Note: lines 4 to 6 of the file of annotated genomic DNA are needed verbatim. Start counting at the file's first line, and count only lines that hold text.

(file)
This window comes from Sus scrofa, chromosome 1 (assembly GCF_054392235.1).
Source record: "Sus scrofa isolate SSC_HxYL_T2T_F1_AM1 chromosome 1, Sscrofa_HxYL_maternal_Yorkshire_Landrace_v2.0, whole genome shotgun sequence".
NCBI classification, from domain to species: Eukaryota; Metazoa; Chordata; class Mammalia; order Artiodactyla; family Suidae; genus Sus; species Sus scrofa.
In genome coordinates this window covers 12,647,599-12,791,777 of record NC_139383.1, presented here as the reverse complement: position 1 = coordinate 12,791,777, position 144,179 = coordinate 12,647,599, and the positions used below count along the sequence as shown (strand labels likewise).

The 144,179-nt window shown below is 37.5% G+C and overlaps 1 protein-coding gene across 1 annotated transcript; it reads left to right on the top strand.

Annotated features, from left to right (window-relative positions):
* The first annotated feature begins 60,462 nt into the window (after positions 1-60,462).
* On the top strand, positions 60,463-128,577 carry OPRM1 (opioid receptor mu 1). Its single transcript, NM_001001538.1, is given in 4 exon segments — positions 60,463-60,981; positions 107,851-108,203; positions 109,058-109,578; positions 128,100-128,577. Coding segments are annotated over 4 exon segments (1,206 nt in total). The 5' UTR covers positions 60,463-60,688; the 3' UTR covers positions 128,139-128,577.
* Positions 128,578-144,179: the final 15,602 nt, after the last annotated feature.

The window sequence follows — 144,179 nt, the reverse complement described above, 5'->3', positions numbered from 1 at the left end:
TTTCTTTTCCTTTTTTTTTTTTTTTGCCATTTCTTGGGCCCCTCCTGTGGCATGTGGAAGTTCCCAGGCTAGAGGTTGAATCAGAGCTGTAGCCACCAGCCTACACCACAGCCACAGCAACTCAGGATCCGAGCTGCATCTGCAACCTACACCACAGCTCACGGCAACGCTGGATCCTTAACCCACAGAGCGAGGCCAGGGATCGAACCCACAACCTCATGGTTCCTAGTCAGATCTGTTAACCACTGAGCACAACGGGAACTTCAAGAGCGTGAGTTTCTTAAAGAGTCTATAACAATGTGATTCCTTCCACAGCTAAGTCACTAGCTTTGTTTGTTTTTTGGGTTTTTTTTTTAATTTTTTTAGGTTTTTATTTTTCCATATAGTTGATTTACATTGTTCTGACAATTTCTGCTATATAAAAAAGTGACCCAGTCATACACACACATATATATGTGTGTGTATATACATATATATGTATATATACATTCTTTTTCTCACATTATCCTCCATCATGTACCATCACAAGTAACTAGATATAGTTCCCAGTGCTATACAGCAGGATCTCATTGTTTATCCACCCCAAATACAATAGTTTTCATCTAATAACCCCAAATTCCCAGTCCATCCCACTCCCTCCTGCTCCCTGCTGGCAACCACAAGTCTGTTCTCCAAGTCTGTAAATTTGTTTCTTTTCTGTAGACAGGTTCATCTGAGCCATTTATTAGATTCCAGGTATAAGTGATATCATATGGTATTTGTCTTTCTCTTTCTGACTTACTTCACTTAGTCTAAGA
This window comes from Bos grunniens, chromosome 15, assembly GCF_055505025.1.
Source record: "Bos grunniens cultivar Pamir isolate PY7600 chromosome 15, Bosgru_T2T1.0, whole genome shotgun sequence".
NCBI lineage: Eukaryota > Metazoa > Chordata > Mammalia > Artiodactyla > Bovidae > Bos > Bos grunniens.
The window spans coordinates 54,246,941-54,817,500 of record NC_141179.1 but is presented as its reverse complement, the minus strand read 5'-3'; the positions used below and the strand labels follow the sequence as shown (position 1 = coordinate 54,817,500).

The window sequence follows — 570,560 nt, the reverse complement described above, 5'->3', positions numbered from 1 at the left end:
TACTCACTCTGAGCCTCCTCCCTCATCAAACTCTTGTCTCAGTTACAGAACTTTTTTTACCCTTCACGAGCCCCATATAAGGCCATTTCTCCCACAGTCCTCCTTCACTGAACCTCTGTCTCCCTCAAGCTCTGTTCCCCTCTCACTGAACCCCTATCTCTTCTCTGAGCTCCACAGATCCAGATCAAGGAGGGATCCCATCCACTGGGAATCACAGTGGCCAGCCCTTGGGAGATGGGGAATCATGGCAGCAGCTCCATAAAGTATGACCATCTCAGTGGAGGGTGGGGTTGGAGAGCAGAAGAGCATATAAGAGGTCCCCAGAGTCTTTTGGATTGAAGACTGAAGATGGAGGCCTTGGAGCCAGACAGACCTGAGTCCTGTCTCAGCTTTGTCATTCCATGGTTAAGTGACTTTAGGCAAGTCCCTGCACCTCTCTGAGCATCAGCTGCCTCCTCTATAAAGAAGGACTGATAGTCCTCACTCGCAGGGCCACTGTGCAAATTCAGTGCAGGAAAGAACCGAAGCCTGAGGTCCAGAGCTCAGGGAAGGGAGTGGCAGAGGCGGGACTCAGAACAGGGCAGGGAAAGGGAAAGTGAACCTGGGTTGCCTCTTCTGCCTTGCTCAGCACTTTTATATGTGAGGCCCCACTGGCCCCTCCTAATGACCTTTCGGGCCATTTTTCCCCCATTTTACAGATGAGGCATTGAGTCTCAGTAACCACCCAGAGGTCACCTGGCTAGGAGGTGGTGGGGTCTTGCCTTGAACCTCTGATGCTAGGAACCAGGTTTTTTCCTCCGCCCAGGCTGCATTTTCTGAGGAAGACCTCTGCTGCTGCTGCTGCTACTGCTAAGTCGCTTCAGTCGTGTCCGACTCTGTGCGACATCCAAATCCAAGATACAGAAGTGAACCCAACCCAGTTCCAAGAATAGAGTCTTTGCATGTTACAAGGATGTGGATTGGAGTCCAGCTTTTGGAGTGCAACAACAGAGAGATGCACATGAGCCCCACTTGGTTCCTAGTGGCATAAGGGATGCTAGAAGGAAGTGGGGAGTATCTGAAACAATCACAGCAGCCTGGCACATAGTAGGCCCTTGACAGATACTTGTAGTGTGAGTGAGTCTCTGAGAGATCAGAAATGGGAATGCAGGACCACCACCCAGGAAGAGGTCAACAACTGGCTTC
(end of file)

In genome coordinates this window covers 12,647,599-12,791,777 of record NC_139383.1, presented here as the reverse complement: position 1 = coordinate 12,791,777, position 144,179 = coordinate 12,647,599, and the positions used below count along the sequence as shown (strand labels likewise).

The 144,179-nt window shown below is 37.5% G+C and overlaps 1 protein-coding gene across 1 annotated transcript; it reads left to right on the top strand.

Annotated features, from left to right (window-relative positions):